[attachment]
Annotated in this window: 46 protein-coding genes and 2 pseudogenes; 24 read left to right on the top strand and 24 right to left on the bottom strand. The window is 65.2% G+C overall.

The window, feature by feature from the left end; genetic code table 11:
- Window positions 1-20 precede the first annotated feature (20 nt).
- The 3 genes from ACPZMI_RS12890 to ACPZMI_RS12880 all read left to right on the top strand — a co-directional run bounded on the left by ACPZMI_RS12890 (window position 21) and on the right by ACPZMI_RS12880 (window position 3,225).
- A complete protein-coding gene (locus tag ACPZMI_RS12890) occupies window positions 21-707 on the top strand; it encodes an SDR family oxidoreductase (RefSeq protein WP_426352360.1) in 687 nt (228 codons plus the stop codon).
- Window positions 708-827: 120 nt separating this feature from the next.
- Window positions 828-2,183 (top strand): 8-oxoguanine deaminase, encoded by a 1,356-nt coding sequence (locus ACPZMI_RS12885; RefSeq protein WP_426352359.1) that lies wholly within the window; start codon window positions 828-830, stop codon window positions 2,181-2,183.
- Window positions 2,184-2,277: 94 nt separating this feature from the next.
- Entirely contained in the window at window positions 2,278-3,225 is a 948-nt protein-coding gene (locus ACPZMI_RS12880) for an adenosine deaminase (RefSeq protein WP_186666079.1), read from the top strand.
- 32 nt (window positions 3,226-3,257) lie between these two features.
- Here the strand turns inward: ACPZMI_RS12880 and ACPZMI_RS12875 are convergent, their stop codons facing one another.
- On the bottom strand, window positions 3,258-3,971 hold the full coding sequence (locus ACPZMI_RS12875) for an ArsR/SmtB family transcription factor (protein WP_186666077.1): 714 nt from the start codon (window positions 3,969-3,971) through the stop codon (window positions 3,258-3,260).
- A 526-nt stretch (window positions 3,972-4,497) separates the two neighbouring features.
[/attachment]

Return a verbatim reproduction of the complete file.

Annotated in this window: 46 protein-coding genes and 2 pseudogenes; 24 read left to right on the top strand and 24 right to left on the bottom strand. The window is 65.2% G+C overall.

The window, feature by feature from the left end; genetic code table 11:
- Window positions 1-20 precede the first annotated feature (20 nt).
- The 3 genes from ACPZMI_RS12890 to ACPZMI_RS12880 all read left to right on the top strand — a co-directional run bounded on the left by ACPZMI_RS12890 (window position 21) and on the right by ACPZMI_RS12880 (window position 3,225).
- A complete protein-coding gene (locus tag ACPZMI_RS12890) occupies window positions 21-707 on the top strand; it encodes an SDR family oxidoreductase (RefSeq protein WP_426352360.1) in 687 nt (228 codons plus the stop codon).
- Window positions 708-827: 120 nt separating this feature from the next.
- Window positions 828-2,183 (top strand): 8-oxoguanine deaminase, encoded by a 1,356-nt coding sequence (locus ACPZMI_RS12885; RefSeq protein WP_426352359.1) that lies wholly within the window; start codon window positions 828-830, stop codon window positions 2,181-2,183.
- Window positions 2,184-2,277: 94 nt separating this feature from the next.
- Entirely contained in the window at window positions 2,278-3,225 is a 948-nt protein-coding gene (locus ACPZMI_RS12880) for an adenosine deaminase (RefSeq protein WP_186666079.1), read from the top strand.
- 32 nt (window positions 3,226-3,257) lie between these two features.
- Here the strand turns inward: ACPZMI_RS12880 and ACPZMI_RS12875 are convergent, their stop codons facing one another.
- On the bottom strand, window positions 3,258-3,971 hold the full coding sequence (locus ACPZMI_RS12875) for an ArsR/SmtB family transcription factor (protein WP_186666077.1): 714 nt from the start codon (window positions 3,969-3,971) through the stop codon (window positions 3,258-3,260).
- A 526-nt stretch (window positions 3,972-4,497) separates the two neighbouring features.